France-United States space cooperation CNES, NASA and the JPL gather at the Toulouse Space Centre to celebrate 25 years of altimetry
- Wed, 13 Sep 2017 14:43
High-precision satellite altimetry to improve our understanding of the oceans and their role in climate change dates back to 1992. For it was then that the TOPEX/Poseidon satellite was launched—the result of close cooperation between CNES and NASA. After a first celebration of this 25th anniversary held at the Jet Propulsion Laboratory (JPL) in Pasadena on August, 10, CNES celebrated this event at Toulouse Space Centre on September, 7, 2017, with the participation of a large delegation from NASA and the JPL.
In his welcome speech, CNES President Jean-Yves Le Gall emphasised in particular how groundbreaking such cooperation with NASA was at that time. “TOPEX/Poseidon was a huge first. Besides France's major contribution to the mission, via its orbitography precision instrument DORIS, its experimental altimeter Poseidon, and the mission centre, the scientific objective was to reach unprecedented levels of performance, and this was the first launch by Ariane of a NASA satellite". He went on to highlight how cooperation was extended in the form of Jason-1, Jason-2 and Jason-3, then expanded to encompass NOAA and EUMETSAT. This was followed by the creation of the European Union's Copernicus programme, aimed at extending this benchmark altimetry series via Sentinel-6. Sentinel 6 is now run by ESA and EUMETSAT with the support of CNES, NASA and NOAA.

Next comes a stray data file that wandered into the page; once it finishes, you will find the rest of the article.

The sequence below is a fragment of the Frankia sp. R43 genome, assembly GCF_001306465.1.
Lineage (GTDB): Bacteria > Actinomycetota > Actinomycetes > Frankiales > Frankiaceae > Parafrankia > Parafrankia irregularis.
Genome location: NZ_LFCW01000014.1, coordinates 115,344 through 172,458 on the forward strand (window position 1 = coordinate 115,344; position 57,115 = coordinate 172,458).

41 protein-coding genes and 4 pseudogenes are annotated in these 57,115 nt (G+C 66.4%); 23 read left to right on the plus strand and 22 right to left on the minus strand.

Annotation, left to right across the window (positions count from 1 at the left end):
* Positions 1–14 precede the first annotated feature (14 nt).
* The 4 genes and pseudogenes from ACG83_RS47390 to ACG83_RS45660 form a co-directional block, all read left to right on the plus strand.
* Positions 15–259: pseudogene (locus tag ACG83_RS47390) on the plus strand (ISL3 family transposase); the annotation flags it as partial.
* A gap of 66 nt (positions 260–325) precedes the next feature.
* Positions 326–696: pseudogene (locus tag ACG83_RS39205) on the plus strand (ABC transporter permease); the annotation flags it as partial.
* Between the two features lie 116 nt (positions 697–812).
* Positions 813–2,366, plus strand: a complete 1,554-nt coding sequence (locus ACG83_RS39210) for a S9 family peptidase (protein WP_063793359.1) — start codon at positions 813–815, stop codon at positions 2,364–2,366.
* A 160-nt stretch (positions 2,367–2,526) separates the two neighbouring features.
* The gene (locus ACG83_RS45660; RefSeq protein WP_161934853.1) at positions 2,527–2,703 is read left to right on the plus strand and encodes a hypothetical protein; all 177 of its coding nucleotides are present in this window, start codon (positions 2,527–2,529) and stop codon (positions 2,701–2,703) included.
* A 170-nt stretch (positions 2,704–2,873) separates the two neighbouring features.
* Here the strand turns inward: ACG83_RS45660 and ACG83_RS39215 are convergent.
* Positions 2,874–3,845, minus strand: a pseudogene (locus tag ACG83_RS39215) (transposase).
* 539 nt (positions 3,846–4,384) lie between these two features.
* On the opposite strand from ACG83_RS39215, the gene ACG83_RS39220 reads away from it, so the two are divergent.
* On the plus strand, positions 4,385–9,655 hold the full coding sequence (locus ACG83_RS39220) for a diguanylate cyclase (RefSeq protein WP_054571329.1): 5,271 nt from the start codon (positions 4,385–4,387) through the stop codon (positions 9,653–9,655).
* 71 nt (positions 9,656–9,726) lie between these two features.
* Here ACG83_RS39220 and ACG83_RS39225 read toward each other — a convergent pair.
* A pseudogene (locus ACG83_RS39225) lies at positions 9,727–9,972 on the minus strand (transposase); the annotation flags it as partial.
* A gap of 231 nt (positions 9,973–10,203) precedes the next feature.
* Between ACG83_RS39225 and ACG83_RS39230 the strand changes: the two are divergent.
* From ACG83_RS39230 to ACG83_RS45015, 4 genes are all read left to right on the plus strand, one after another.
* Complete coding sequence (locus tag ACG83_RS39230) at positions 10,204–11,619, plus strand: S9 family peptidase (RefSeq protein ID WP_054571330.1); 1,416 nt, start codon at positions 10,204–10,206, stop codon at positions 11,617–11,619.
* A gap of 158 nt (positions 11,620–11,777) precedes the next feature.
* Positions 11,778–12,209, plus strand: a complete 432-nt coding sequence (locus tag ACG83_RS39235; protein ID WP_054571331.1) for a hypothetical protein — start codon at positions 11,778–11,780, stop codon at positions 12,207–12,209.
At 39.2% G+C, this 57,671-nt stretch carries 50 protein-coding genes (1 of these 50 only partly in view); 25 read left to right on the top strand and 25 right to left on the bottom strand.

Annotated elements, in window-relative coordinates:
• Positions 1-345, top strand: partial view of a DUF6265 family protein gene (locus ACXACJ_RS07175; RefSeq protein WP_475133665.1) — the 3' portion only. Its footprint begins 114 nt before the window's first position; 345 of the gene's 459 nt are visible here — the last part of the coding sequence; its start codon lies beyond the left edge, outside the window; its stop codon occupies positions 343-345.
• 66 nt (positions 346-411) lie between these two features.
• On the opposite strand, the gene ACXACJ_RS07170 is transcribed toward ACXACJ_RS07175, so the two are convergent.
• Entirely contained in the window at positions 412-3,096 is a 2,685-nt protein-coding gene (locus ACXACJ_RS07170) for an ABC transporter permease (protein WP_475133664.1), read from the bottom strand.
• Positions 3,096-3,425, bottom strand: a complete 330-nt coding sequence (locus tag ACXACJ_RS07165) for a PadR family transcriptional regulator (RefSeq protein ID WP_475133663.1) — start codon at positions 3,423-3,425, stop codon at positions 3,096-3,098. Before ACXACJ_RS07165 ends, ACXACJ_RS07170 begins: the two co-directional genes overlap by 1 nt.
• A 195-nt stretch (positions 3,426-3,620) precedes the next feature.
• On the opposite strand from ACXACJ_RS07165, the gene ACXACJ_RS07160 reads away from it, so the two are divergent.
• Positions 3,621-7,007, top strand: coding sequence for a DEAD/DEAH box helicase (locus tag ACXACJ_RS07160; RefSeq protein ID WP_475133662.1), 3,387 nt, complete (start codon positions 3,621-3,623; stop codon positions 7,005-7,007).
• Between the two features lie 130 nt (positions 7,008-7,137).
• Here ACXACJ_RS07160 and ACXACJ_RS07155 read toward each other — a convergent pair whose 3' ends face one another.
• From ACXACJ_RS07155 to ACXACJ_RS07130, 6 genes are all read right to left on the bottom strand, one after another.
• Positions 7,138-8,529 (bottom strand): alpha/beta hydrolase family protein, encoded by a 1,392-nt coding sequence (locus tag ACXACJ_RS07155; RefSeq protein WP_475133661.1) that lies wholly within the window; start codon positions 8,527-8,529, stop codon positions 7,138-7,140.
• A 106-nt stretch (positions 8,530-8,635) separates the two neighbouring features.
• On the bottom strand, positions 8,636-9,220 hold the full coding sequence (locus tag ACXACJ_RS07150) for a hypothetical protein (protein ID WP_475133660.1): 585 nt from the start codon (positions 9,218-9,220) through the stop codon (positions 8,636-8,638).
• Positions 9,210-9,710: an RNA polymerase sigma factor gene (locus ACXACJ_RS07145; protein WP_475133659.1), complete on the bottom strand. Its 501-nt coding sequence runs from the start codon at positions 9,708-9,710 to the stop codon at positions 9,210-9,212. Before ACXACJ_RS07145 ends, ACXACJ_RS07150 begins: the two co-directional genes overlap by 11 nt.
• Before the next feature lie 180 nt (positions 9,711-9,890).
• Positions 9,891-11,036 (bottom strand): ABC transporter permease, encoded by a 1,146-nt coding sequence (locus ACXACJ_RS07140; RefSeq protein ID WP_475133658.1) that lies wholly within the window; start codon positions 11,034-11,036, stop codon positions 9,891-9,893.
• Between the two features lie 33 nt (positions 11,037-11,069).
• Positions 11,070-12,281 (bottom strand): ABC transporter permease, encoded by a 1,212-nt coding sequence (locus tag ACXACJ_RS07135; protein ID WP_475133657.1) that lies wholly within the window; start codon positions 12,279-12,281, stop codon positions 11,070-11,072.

The event also provided an opportunity to present CNES's other solid collaborations involving the French altimetry sector. With ESA for European programmes ERS-1 and 2, ENVISAT, Cryosat and the Sentinel-3 series; with the Indian Space Research Organisation (ISRO) for development of the SARAL satellite carrying the uniquely compact and effective altimeter AltiKa; and with the China National Space Administration (CNSA) for altimetry missions HY-2A, HY-2C and HY-2D, thanks to DORIS. All of which forms a ‘virtual altimetry constellation' that responds to scientists' requirements like a network of agencies. Jean-Yves Le Gall went on to warmly praise and thank the altimetry community, which was so well-represented at the event.
CNES's President concluded: “With water becoming, for the first time and since COP21, one of the key issues in climate negotiations, I am delighted with the success of space oceanography cooperation between France and the United States. Today, 25 years after the launch of TOPEX/Poseidon, this cooperation continues with the Jason satellite series soon to join SWOT— the mission to measure and monitor river, lake and sea levels—due for launch in 2021. SWOT will in this way mark a turning point for altimetry, by enabling us to better grasp the issue of water management which is one of the main environmental challenges for the coming decades.”